Mauresmo wins first Grand Slam title; Henin-Hardenne retires
Published: Saturday, January 28, 2006 at 6:01 a.m.
Last Modified: Saturday, January 28, 2006 at 12:00 a.m.
MELBOURNE, Australia - Amelie Mauresmo won her first Grand Slam title Saturday, dominating Justine Henin-Hardenne before the Belgian retired in the second set of the Australian Open final because of stomach pain.
Mauresmo won the first set 6-1 and was leading 2-0 in the second when Henin-Hardenne walked to the net and told the chair umpire she could not continue.
It ended a frustrating, seven-year wait for Mauresmo, who lost the 1999 Australian Open final to Martina Hingis and had not reached another Grand Slam championship match since.
She broke Henin-Hardenne's serve twice in the first set, allowing the 23-year-old Belgian only seven points as she raced to a 5-0 lead.
Mauresmo broke serve and then held again to lead 2-0 in the second before Henin-Hardenne called for the trainer. She lost two more points before retiring.
It was the second consecutive match and third in the tournament that an opponent retired with illness or injury against Mauresmo.
Michaella Krajicek retired with heat stress in the third round and second-seeded Kim Clijsters retired after turning her ankle early in the third set of their semifinal on Thursday.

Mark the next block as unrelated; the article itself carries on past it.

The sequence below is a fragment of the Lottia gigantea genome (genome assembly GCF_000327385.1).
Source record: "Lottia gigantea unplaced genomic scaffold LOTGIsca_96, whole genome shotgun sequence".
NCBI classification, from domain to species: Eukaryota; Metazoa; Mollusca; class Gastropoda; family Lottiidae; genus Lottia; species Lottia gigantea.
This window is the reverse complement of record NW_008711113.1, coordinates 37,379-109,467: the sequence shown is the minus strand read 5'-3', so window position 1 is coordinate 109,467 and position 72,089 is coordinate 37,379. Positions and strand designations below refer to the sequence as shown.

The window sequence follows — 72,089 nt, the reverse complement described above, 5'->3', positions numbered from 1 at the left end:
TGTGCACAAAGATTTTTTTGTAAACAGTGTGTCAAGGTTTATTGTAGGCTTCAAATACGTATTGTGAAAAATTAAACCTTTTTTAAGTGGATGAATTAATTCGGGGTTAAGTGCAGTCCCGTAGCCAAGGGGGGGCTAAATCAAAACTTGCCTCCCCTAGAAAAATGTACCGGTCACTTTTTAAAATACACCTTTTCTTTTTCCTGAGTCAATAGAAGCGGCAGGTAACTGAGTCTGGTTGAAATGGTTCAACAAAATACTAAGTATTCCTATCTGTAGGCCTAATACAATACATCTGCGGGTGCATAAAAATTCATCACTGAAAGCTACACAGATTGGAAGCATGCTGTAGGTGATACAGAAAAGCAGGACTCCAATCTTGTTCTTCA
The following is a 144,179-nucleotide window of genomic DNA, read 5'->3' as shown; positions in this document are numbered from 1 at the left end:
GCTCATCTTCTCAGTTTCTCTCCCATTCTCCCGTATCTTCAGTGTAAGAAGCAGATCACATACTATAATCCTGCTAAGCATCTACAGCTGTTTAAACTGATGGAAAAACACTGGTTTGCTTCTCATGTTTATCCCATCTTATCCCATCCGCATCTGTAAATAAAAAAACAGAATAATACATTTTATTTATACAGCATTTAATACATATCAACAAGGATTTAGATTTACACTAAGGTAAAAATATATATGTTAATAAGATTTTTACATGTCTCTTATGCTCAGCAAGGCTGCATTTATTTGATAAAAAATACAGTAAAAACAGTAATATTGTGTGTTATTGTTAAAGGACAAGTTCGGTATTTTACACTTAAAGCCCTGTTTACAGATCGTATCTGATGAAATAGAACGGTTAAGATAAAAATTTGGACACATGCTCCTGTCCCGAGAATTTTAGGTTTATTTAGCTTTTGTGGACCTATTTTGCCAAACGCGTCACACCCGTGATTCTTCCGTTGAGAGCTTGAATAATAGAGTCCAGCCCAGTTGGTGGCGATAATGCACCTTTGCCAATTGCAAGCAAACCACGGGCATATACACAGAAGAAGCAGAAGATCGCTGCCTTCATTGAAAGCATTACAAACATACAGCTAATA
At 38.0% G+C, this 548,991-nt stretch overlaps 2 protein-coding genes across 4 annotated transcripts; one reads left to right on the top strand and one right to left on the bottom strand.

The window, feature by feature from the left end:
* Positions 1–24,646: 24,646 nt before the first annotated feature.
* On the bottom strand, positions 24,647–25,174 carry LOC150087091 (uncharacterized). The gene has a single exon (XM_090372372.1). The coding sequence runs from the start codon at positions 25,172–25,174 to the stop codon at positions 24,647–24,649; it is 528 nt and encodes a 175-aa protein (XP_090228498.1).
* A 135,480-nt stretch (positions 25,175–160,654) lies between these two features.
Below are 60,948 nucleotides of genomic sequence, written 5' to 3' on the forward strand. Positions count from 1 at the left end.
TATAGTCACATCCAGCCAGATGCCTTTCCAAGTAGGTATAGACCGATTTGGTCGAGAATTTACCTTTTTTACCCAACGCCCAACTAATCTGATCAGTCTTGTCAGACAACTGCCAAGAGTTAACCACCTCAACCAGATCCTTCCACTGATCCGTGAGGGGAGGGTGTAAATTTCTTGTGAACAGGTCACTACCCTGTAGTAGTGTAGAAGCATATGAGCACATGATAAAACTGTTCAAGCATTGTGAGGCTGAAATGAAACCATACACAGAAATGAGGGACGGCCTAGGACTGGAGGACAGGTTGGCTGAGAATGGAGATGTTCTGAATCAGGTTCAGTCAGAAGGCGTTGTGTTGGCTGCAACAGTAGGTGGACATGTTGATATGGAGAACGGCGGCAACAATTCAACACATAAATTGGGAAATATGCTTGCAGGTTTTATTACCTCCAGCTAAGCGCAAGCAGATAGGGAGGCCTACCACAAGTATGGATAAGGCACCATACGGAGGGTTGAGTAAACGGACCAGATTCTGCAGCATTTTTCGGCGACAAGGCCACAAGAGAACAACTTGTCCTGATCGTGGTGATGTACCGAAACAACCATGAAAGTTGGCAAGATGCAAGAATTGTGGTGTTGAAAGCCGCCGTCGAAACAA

Mauresmo had the second-longest wait for her first major title in the Open era, taking 32 Grand Slam tournaments to win a final.
Jana Novotna won Wimbledon in her 45th major.
Henin-Hardenne, who has four Grand Slam singles titles and was on a 13-match winning streak at Melbourne Park, burst into tears when she reached a courtside chair after quitting.
Anxious Federer moves to final
MELBOURNE, Australia - Roger Federer spent some time chatting with Rod Laver on Friday afternoon, then went out and showed the tennis great why he's dominating the sport right now.
Federer spoke with Laver - who twice completed Grand Slam seasons in the 1960s - for the first time just hours before his Australian Open semifinal against Nicolas Kiefer.
Apart from a minor lapse while serving to stay in the second set, the top-ranked Federer was imperious as he advanced 6-3, 5-7, 6-0, 6-2 to Sunday's championship match against 54th-ranked Marcos Baghdatis.
He hit 39 winners and had 33 unforced errors - 20 fewer than Kiefer, who was playing in the semis for the first time in 34 majors.
"It's fantastic to play in front of him," Federer said of Laver.
He remained composed despite acknowledging some pre-match anxiety about the prospect of getting so close, yet still being so far from a seventh Grand Slam singles title.
In the fourth game, Federer scrambled to retrieve a Kiefer drop shot, sprinting from the baseline, and punched a backhand around the net post for a clean winner. Kiefer watched it land, nodded and dropped serve to fall behind 3-1.
And there were frequent slice backhands that hit the court and spun off sideways, making Kiefer's life much more difficult.
Federer and Laver shared a courtesy car at the U.S. Open once before, but Federer said he'd been too awe-struck to talk.
"We talked this time, not purely about tennis," Federer said of his meeting with the California-based Australian. "He was really what I expected - a great person, great man."